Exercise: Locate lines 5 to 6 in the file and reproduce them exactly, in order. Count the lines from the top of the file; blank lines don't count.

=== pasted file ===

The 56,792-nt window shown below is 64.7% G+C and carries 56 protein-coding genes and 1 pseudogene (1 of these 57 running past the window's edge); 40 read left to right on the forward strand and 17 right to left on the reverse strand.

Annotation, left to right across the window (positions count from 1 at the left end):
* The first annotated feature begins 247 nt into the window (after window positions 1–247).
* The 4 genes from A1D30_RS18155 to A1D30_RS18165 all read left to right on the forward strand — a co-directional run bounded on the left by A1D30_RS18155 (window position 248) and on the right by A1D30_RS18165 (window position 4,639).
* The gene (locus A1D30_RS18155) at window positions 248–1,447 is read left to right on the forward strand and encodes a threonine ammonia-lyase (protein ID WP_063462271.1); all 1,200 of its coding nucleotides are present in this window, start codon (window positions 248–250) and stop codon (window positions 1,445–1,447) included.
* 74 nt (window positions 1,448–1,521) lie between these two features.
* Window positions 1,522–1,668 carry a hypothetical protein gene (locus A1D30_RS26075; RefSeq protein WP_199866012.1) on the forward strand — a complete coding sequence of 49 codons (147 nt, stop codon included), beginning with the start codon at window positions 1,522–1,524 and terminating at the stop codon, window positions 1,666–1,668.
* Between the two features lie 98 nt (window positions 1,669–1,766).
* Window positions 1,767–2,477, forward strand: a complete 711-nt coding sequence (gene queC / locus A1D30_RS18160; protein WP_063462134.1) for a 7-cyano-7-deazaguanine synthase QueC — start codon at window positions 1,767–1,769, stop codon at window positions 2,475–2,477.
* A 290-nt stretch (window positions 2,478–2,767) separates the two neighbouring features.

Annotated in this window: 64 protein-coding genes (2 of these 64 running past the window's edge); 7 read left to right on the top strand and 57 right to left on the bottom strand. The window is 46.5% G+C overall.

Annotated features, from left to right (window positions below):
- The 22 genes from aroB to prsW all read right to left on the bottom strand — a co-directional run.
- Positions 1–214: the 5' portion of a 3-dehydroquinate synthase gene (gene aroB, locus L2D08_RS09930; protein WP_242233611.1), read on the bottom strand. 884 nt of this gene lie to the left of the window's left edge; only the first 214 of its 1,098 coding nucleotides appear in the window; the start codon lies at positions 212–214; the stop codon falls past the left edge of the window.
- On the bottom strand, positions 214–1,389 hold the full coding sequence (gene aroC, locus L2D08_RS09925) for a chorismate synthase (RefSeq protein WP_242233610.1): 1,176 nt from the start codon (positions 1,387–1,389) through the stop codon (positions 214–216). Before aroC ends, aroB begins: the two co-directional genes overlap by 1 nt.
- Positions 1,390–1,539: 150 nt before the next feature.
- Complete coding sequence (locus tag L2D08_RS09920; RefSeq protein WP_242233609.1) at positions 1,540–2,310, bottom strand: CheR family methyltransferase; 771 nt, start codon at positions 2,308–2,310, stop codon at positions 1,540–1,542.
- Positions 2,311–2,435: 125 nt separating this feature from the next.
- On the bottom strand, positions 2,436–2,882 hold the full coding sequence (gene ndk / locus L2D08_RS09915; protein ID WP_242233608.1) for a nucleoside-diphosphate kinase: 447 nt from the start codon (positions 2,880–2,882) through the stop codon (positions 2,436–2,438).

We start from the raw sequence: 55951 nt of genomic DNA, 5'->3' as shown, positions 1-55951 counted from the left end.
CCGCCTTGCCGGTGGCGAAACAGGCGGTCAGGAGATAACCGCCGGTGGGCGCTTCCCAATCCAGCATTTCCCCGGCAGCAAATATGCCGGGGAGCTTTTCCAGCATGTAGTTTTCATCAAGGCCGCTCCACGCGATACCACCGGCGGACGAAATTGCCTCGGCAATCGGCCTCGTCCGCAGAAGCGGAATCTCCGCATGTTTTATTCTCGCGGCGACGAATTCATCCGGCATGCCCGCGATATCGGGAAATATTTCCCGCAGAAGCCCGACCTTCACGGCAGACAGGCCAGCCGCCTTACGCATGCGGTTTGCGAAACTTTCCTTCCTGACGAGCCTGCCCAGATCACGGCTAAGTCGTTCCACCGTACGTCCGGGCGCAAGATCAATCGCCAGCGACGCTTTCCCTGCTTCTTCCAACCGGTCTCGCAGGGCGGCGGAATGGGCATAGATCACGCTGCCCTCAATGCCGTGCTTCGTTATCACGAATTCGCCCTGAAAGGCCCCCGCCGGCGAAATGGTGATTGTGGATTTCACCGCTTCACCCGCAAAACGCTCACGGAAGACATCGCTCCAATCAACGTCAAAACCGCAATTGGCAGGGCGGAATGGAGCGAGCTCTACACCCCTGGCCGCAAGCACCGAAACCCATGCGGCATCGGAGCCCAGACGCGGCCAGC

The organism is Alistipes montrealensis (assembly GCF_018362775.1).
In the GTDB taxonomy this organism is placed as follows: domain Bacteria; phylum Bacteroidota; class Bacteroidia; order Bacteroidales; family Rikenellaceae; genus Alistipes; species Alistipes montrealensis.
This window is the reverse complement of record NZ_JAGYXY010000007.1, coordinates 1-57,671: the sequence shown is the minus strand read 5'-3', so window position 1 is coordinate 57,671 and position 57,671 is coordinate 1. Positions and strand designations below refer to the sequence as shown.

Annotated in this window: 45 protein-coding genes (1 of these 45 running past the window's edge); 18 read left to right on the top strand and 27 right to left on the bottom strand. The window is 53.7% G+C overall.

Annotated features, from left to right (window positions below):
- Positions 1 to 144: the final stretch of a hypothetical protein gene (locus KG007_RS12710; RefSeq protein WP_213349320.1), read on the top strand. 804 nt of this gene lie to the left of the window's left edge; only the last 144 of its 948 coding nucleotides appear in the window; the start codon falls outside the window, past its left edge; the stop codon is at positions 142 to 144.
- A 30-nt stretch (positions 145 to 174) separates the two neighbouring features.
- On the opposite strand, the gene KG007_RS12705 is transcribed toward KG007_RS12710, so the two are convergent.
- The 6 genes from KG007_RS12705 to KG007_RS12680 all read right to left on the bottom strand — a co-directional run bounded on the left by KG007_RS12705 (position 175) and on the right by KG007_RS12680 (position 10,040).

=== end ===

* The gene (locus A1D30_RS18155) at window positions 248–1,447 is read left to right on the forward strand and encodes a threonine ammonia-lyase (protein ID WP_063462271.1); all 1,200 of its coding nucleotides are present in this window, start codon (window positions 248–250) and stop codon (window positions 1,445–1,447) included.
* 74 nt (window positions 1,448–1,521) lie between these two features.